(redirected from Francophilia)
Also found in: Thesaurus.


 (frăng′kə-fīl′) also Fran·co·phil (-fĭl′)
A person who admires France, its people, or its culture.

Fran′co·phile′ adj.
Fran′co·phil′i·a (-fĭl′ē-ə, -fēl′yə) n.
American Heritage® Dictionary of the English Language, Fifth Edition. Copyright © 2016 by Houghton Mifflin Harcourt Publishing Company. Published by Houghton Mifflin Harcourt Publishing Company. All rights reserved.


(ˈfræŋkəʊˌfaɪl) or sometimes not capital


a person who admires France and the French
marked by or possessing admiration of France and the French
Collins English Dictionary – Complete and Unabridged, 12th Edition 2014 © HarperCollins Publishers 1991, 1994, 1998, 2000, 2003, 2006, 2007, 2009, 2011, 2014


(ˈfræŋ kəˌfaɪl)

also Fran•co•phil


1. friendly to or admiring of France or the French.
2. a person who is friendly to or admiring of France or the French.
Fran•co•phil•i•a (ˌfræŋ kəˈfɪl i ə, -ˈfil yə) n.
Random House Kernerman Webster's College Dictionary, © 2010 K Dictionaries Ltd. Copyright 2005, 1997, 1991 by Random House, Inc. All rights reserved.


a person with a fondness for France and things French.
See also: -Phile, -Philia, -Phily
See also: France
-Ologies & -Isms. Copyright 2008 The Gale Group, Inc. All rights reserved.


Someone who admires France, its culture, or its people.
Dictionary of Unfamiliar Words by Diagram Group Copyright © 2008 by Diagram Visual Information Limited
ThesaurusAntonymsRelated WordsSynonymsLegend:
Noun1.Francophile - an admirer of France and everything French
admirer, booster, protagonist, supporter, champion, friend - a person who backs a politician or a team etc.; "all their supporters came out for the game"; "they are friends of the library"
Based on WordNet 3.0, Farlex clipart collection. © 2003-2012 Princeton University, Farlex Inc.


[ˈfræŋkəʊfaɪl] Nfrancófilo/a m/f
Collins Spanish Dictionary - Complete and Unabridged 8th Edition 2005 © William Collins Sons & Co. Ltd. 1971, 1988 © HarperCollins Publishers 1992, 1993, 1996, 1997, 2000, 2003, 2005


[ˈfræŋkəʊˌfaɪl] nfrancofilo/a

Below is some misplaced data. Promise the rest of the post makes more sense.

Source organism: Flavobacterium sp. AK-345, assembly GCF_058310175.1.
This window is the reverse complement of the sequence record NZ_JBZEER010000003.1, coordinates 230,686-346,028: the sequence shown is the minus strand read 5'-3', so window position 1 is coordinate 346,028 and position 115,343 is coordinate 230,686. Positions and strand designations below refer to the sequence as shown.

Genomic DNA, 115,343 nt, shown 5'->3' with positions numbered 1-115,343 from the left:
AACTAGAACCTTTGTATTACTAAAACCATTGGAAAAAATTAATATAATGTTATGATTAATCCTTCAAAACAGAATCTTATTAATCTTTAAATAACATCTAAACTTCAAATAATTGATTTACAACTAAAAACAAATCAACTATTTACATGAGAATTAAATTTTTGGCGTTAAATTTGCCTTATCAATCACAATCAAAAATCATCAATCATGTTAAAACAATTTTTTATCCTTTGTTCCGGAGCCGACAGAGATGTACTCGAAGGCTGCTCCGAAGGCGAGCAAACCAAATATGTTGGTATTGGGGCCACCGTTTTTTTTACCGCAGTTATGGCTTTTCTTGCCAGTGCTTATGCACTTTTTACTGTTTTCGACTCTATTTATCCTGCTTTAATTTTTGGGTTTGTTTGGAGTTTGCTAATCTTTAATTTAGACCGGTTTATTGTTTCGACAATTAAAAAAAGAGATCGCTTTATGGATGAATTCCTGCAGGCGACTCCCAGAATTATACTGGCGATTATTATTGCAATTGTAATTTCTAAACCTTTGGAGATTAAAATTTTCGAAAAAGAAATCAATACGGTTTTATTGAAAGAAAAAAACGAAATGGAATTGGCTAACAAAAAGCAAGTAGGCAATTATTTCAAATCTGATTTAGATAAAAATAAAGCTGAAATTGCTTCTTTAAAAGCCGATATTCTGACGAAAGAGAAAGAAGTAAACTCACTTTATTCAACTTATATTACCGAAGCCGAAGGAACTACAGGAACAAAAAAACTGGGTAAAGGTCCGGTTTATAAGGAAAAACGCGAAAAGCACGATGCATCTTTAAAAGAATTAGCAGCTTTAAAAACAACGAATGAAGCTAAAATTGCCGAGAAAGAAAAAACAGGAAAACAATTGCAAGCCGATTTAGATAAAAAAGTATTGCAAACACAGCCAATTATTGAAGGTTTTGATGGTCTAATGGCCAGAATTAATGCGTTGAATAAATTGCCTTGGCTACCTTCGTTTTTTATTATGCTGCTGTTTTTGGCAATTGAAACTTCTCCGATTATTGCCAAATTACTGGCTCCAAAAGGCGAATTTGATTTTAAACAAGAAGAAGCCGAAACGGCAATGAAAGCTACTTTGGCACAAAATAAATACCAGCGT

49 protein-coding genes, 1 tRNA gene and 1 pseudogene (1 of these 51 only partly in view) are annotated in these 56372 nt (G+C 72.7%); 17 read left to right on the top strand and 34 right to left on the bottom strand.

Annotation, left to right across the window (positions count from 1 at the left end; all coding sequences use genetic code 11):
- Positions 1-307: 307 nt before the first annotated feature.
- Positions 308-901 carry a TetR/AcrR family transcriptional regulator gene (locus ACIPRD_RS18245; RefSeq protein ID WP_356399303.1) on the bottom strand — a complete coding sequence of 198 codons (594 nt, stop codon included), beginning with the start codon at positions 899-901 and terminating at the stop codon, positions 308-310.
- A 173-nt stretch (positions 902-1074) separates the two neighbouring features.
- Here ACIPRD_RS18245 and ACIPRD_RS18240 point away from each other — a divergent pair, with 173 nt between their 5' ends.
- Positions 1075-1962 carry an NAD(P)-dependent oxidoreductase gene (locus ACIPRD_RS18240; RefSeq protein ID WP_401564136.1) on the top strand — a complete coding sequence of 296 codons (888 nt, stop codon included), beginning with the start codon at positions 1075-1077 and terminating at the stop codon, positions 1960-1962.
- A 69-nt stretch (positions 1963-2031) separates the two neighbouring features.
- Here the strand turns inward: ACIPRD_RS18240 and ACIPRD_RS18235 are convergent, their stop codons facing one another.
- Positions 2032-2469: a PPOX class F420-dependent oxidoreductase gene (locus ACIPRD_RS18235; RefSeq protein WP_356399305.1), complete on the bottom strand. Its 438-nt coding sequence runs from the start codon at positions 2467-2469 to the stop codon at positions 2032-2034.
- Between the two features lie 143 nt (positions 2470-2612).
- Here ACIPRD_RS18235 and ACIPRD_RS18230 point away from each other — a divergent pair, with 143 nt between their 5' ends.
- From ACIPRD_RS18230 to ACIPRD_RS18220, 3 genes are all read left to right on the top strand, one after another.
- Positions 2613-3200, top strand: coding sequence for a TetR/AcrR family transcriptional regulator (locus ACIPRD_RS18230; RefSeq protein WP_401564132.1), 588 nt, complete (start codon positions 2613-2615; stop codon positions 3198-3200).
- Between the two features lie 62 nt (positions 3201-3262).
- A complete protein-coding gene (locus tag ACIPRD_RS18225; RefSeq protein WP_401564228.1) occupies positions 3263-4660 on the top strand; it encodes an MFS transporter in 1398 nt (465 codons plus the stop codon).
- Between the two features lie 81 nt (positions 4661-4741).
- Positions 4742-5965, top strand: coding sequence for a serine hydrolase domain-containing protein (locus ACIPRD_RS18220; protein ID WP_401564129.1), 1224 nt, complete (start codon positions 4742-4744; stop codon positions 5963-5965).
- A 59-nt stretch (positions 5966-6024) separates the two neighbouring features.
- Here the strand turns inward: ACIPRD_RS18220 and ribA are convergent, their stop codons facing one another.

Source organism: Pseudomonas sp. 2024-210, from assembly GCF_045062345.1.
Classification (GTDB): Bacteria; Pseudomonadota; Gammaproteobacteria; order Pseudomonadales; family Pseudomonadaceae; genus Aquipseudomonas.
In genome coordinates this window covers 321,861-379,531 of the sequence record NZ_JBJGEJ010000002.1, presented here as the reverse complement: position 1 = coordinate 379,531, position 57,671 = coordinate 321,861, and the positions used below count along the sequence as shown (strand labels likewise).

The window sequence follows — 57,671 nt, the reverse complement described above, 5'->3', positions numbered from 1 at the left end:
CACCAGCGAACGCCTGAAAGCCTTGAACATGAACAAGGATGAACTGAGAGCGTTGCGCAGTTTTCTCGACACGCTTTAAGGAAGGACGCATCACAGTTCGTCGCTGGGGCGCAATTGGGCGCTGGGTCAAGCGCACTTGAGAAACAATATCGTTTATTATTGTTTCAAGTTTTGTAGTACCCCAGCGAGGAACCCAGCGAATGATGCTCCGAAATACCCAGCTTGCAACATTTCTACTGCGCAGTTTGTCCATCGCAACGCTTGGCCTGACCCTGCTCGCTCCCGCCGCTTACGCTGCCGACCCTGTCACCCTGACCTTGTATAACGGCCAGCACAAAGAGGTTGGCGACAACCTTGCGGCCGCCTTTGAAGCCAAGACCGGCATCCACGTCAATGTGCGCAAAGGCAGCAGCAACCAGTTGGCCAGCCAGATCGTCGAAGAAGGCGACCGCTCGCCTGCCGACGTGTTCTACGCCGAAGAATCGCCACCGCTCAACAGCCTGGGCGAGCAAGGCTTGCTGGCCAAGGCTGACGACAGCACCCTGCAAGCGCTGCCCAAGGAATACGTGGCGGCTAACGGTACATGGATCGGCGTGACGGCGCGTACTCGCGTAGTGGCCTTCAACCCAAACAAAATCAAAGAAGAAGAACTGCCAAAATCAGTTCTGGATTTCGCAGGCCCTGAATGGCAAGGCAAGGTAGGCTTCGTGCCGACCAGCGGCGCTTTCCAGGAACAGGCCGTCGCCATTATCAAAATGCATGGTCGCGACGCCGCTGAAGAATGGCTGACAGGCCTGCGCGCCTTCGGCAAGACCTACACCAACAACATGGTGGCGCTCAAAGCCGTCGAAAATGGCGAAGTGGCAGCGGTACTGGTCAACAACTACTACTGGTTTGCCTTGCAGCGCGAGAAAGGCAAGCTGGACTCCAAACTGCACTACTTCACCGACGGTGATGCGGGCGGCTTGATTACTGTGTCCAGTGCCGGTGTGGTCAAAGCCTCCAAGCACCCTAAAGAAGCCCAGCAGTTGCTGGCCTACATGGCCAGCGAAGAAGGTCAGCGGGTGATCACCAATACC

Collins Italian Dictionary 1st Edition © HarperCollins Publishers 1995
References in periodicals archive ?
Francophilia bounced back from a disappointing effort at Ripon last month when landing a smooth success on Newcastle's all-weather surface and can follow up in the Green People Handicap at Brighton.
TOMORROW'S YANKEE Clon Coulis (NAP) Pontefract 3.15 Mecca's Gift Pontefract 4.45 Francophilia Brighton 7.10 Princess Florence Brighton 8.10
Kennedy, five months into his term, declared himself the man who accompanied his wife to Paris - was a public declaration of her Francophilia. French newspapers celebrated the first lady's style and French fluency, her keen interest in French culture.
Mark Johnston's Francophilia took the Betfair Handicap at 5-1 under Silvestre de Sousa.
I felt it important to signal my intense and sincere Francophilia in this earliest effort, so I more or less copied the style of the Louis Latour and Hubert de Montille labels.
It would have been interesting had she placed these writers into dialogue with Machado de Assis, for example, who routinely lampooned the superficiality and Francophilia of earlier generations of wealthy cariocas.
The Francophilia of the Beat circle in the New York of the mid-1940s is well known, as is the importance of the Beat Hotel in the Paris of the late 1950s and early 1960s, but how exactly did French literature and culture influence in the emergence of the Beat Generation?
It can mean "friendly feeling toward" such as in francophilia which means admiring of all things French.
In overturning the homebound assumptions of his Victorian contemporaries, Swinburne continued to enact what Charlotte Ribeyrol recently called, referring to other poems, his "transgressive francophilia" in the face of "Victorian francophobia." (22) But while these terms are apt, scholars surprisingly have overlooked their performance where it might most be expected: in Swinburne's Century.
Following food writing through trends such as the Southern nostalgia that emerged in the late nineteenth century, the Francophilia of the 1940s, countercultural cooking in the 1970s, and today's cult of locally sourced ingredients, Megan reveals that what we read about food influences us just as much as what we taste.
She belongs to the German group of politicians that tend towards anglophilia, not francophilia. She respects the British political system, admires the system of parliamentary debate, and values the calmness with which the democratic system has always operated." And he continues: "Merkel cannot understand how through the last UK parliament Cameron let himself be pushed into ever deeper commitments on Europe by the anti-Europe faction in his party, only to find that his opponents would raise the bar still further.
Though that was the end, from the beginning there was Frenchness, inspired by 'Frank O'Hara's mid-century francophilia, by Jean Cocteau, and by the Nouvelle Vague.